Saturday afforded a rare opportunity, being not only a day with no Oregon St. game to schedule around, but also a chance to watch a contest between the 2 teams the Beavers visit the next 2 Saturdays, with Washington St. visiting California.
With 4 wins in the books and a lot of potentially tougher opponents to follow, both games are ones Oregon St. very much need to win if a bowl trip is to be in their December plans. At 4-2, and 2-1 in the Pac-12 North, just a half game behind the Beavers, next week's Dad's
Day Night game in Pullman, the Coug's only appearance in Pullman in 40 days, is very much the same thing for Washington St.
So what can we expect Saturday night, and what can we learn from yesterday's 44-22 Washington St. win in Berkeley (which wasn't as close as the final score indicates; the Cougars were short changed a score by a short spot and a non-review, the first but not last review failure by the conference on the day) that snapped an 8 game losing streak to the once Golden Bears?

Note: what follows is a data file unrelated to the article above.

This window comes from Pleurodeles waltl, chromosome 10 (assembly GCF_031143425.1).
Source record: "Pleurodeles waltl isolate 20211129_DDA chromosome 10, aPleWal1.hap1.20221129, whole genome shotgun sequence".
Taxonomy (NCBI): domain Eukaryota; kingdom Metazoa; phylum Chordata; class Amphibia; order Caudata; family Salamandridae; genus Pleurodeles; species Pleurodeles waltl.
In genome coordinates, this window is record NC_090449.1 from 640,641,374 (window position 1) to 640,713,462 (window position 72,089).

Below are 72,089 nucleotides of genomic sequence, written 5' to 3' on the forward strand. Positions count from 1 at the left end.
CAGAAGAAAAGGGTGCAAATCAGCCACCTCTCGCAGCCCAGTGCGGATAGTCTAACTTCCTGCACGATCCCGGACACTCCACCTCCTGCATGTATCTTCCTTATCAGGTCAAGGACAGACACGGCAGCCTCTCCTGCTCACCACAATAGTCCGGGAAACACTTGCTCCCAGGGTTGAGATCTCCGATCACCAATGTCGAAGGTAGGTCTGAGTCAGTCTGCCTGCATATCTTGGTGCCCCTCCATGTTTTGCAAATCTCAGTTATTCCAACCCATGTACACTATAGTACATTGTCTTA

First and foremost, it will be Connor Halliday at quarterback for the Cougs. After having been knocked out of the game the week before in Seattle against Stanford, there was doubt about whether Halliday would be able to go against Cal, never mind finish the game.
Being a gamer, Halliday did start, but was exhibiting a lot of pain with every throw, so much so that he was visibly upset after throwing a touchdown pass because of his frustration with the pain.
Had freshman Austin Apodaca, who has finished 2 games in his career, had to take on Oregon St.'s Sean Mannion in a shootout, it would have likely been a blowout. But Halliday toughed out the afternoon, and even appeared to get more comfortable as the game wore on.